Consists of a platform A B C D called the top, supported upon four legs, E, F, G, H. Near to the further or fore end A B is an upright rectangular prismatic pin a, made to slide stiffly in a mortise through the top. This pin is called the bench hook, which ought to be so tight as to be moved up or down only by a blow of a hammer or mallet. The use of the bench hook is to keep the stuff steady, while the joiner, in the act of planing, presses it forward against the bench hook.
D I a vertical board fixed to the legs, on the side of the bench next to the workman, and made flush with the legs: this is called the side board.
At the farther end of the side board, and opposite to it, and to the bench hook, is a rectangular prismatic piece of wood b b (Editor’s note: this is likely an error as the plate is labeled d d), of which its two broad surfaces are parallel to the vertical face of the side board: this is made moveable in a horizontal straight surface, by a screw passing through an interior screw fixed to the inside of the side board, and is called the screw check (Editor’s note: sic. “Check” is correct). The screw and screw check are together called the bench screw; and for the sake of perspicuity, we shall denominate the two adjacent vertical surfaces of the screw check, and of the side board, the checks of the bench screw.
The use of the bench screw is to fasten boards between the checks, in order to plane their edges; but as it only holds up one end of a board, the leg H of the bench and the side board are pierced with holes, so as to admit of a pin for holding up the other end, at various heights, as occasion may require. The screw check has also a horizontal piece mortised and fixed fast to it, and made to slide through the side board, for preventing it turning round, and is therefore called the guide.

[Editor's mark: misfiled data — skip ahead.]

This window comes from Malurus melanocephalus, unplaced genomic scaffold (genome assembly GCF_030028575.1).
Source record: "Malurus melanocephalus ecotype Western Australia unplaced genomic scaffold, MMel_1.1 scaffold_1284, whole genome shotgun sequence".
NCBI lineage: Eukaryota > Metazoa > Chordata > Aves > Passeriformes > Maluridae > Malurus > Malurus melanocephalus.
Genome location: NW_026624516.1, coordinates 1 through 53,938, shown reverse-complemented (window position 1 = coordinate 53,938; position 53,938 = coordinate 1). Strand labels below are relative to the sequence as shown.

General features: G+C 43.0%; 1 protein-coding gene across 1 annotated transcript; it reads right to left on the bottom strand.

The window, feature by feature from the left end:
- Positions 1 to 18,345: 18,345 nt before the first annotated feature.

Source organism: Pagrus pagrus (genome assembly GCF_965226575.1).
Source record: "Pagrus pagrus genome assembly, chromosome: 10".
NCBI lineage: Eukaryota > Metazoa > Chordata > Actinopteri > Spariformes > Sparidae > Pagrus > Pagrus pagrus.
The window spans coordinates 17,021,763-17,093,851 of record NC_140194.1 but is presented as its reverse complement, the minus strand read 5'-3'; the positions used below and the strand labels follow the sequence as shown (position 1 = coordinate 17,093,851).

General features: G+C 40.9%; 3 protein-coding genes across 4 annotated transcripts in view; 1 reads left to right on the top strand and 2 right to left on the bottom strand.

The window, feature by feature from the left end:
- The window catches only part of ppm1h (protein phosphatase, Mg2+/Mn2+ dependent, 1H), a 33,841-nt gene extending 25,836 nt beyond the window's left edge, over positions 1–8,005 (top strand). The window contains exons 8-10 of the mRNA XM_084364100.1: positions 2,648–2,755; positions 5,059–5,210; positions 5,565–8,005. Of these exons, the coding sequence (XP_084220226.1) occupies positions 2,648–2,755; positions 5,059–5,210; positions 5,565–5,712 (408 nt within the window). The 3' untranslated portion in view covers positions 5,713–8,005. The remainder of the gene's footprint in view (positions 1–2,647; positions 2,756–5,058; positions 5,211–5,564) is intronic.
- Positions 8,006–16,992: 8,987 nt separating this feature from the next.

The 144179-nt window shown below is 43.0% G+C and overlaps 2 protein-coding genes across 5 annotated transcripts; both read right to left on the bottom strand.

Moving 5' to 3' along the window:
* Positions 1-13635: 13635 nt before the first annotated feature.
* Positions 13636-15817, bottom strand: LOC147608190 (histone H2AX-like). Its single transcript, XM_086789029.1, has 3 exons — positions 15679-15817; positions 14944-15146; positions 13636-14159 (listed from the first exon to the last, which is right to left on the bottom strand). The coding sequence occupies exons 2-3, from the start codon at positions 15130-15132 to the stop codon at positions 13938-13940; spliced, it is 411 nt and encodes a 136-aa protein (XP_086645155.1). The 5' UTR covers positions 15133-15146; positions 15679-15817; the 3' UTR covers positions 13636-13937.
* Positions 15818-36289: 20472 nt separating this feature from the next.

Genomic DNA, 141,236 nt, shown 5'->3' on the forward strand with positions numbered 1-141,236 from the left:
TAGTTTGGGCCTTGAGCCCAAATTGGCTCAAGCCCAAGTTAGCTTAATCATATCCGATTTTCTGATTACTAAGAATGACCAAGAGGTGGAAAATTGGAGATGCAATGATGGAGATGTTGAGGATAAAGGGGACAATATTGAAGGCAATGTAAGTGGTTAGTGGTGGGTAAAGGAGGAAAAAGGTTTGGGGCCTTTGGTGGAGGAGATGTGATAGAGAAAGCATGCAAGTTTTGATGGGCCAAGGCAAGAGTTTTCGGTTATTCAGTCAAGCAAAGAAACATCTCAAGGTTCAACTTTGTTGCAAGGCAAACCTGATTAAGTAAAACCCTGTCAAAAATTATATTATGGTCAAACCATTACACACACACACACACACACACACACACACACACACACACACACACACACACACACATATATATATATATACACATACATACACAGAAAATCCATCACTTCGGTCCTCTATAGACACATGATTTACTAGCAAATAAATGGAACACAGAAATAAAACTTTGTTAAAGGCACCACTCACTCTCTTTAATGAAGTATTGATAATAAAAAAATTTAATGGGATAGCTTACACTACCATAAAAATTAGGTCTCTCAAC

Benches are of various heights, to accommodate the height of the workman, but the medium is about two feet eight inches. They are ten or twelve feet in length, and about two feet six inches in width. Sometimes the top boards upon the farther side are made only about ten feet long, and that next the workman twelve feet, projecting two feet at the hinder part. In order to keep the bench and work from tottering, the legs, not less than three inches and a half square, should be well braced, particularly the two legs on the working side. The top board next to the workman may be from one and a half to two inches thick: the thicker, the better for the work; the boards to the farther side may be about an inch, or an inch and a quarter thick. If the workman stands on the working side of the bench, and looks across the bench, then the end on his right hand is called the hind end, and that on his left hand the fore end. The bench hook is sometimes covered with an iron plate, the front edge of which is formed into sharp teeth for sticking fast into the end of the wood to be planed, in order to prevent it from slipping; or, instead of a plate, nails are driven obliquely through the edge, and filed into wedge-formed points. Each pair of end legs are generally coupled together by two rails dovetailed into the legs. Between each pair of coupled legs, the length of the bench is generally divided into three or four equal parts, and transverse bearers fixed at the divisions to the side boards, the upper sides being flush with those of the side boards, for the purpose of supporting the top firmly, and keeping it from bending. The screw is placed behind the two fore legs, the bench hook immediately before the bearers of the fore legs, and the guide at some distance before the bench hook. For the convenience of putting things out of the way, the rails at the ends are covered with boards; and for farther accommodation, there is in some benches a cavity, formed by boarding the under edges of the side boards before the hind legs, and closing the ends vertically, so that this cavity is contained between the top and the boarding under the side boards; the way to it is by an aperture made by sliding a part of the top board towards the hind end: this deposit is called a locker.
— Peter Nicholson, “The Mechanic’s Companion; or, the elements of and practice of carpentry, joinery, bricklaying, masonry, slating, plastering, painting, smithing and turning…” (1811). The image is from my 1845 edition, published by John Locken, Philadelphia. The entire book can be downloaded and read for free on Google Books via this link.